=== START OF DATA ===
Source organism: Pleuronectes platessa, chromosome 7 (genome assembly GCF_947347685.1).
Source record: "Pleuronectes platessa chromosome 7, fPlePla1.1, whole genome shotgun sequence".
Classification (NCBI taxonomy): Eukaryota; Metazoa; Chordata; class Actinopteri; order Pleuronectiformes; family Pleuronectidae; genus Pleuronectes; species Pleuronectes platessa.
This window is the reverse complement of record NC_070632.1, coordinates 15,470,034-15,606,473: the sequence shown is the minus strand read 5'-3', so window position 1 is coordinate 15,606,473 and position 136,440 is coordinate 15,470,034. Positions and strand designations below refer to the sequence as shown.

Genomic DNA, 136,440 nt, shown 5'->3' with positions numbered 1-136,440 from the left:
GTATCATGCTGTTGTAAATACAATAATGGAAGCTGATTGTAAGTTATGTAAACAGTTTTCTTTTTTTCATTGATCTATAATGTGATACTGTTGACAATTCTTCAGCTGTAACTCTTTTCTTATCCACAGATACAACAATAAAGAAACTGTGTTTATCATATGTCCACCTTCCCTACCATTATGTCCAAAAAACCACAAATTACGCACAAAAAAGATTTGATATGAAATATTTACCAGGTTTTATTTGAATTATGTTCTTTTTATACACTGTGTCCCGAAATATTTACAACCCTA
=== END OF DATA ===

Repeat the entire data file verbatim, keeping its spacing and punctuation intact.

Source organism: Pleuronectes platessa, chromosome 7 (genome assembly GCF_947347685.1).
Source record: "Pleuronectes platessa chromosome 7, fPlePla1.1, whole genome shotgun sequence".
Classification (NCBI taxonomy): Eukaryota; Metazoa; Chordata; class Actinopteri; order Pleuronectiformes; family Pleuronectidae; genus Pleuronectes; species Pleuronectes platessa.
This window is the reverse complement of record NC_070632.1, coordinates 15,470,034-15,606,473: the sequence shown is the minus strand read 5'-3', so window position 1 is coordinate 15,606,473 and position 136,440 is coordinate 15,470,034. Positions and strand designations below refer to the sequence as shown.

Genomic DNA, 136,440 nt, shown 5'->3' with positions numbered 1-136,440 from the left:
GTATCATGCTGTTGTAAATACAATAATGGAAGCTGATTGTAAGTTATGTAAACAGTTTTCTTTTTTTCATTGATCTATAATGTGATACTGTTGACAATTCTTCAGCTGTAACTCTTTTCTTATCCACAGATACAACAATAAAGAAACTGTGTTTATCATATGTCCACCTTCCCTACCATTATGTCCAAAAAACCACAAATTACGCACAAAAAAGATTTGATATGAAATATTTACCAGGTTTTATTTGAATTATGTTCTTTTTATACACTGTGTCCCGAAATATTTACAACCCTA